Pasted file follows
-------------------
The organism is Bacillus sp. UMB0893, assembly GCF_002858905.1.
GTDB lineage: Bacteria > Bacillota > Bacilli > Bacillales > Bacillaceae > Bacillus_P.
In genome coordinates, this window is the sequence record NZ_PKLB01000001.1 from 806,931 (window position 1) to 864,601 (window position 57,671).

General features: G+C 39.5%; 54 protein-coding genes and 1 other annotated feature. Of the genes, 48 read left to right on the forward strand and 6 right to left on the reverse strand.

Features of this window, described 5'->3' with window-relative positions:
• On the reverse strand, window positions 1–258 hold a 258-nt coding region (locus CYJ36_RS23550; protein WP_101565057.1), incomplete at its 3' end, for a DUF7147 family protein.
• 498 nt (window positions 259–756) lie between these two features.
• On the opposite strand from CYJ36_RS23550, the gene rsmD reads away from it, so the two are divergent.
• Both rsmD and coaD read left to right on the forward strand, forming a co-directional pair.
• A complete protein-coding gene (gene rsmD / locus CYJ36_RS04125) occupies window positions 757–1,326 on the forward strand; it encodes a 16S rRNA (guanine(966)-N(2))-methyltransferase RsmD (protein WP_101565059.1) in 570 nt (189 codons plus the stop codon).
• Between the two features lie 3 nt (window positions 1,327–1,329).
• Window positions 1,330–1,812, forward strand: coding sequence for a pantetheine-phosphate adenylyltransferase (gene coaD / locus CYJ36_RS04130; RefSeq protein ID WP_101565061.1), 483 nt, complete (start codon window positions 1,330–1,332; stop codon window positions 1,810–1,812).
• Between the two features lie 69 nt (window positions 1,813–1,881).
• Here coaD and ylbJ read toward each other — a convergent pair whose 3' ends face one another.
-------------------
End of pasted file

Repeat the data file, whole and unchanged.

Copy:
The organism is Bacillus sp. UMB0893, assembly GCF_002858905.1.
GTDB lineage: Bacteria > Bacillota > Bacilli > Bacillales > Bacillaceae > Bacillus_P.
In genome coordinates, this window is the sequence record NZ_PKLB01000001.1 from 806,931 (window position 1) to 864,601 (window position 57,671).

General features: G+C 39.5%; 54 protein-coding genes and 1 other annotated feature. Of the genes, 48 read left to right on the forward strand and 6 right to left on the reverse strand.

Features of this window, described 5'->3' with window-relative positions:
• On the reverse strand, window positions 1–258 hold a 258-nt coding region (locus CYJ36_RS23550; protein WP_101565057.1), incomplete at its 3' end, for a DUF7147 family protein.
• 498 nt (window positions 259–756) lie between these two features.
• On the opposite strand from CYJ36_RS23550, the gene rsmD reads away from it, so the two are divergent.
• Both rsmD and coaD read left to right on the forward strand, forming a co-directional pair.
• A complete protein-coding gene (gene rsmD / locus CYJ36_RS04125) occupies window positions 757–1,326 on the forward strand; it encodes a 16S rRNA (guanine(966)-N(2))-methyltransferase RsmD (protein WP_101565059.1) in 570 nt (189 codons plus the stop codon).
• Between the two features lie 3 nt (window positions 1,327–1,329).
• Window positions 1,330–1,812, forward strand: coding sequence for a pantetheine-phosphate adenylyltransferase (gene coaD / locus CYJ36_RS04130; RefSeq protein ID WP_101565061.1), 483 nt, complete (start codon window positions 1,330–1,332; stop codon window positions 1,810–1,812).
• Between the two features lie 69 nt (window positions 1,813–1,881).
• Here coaD and ylbJ read toward each other — a convergent pair whose 3' ends face one another.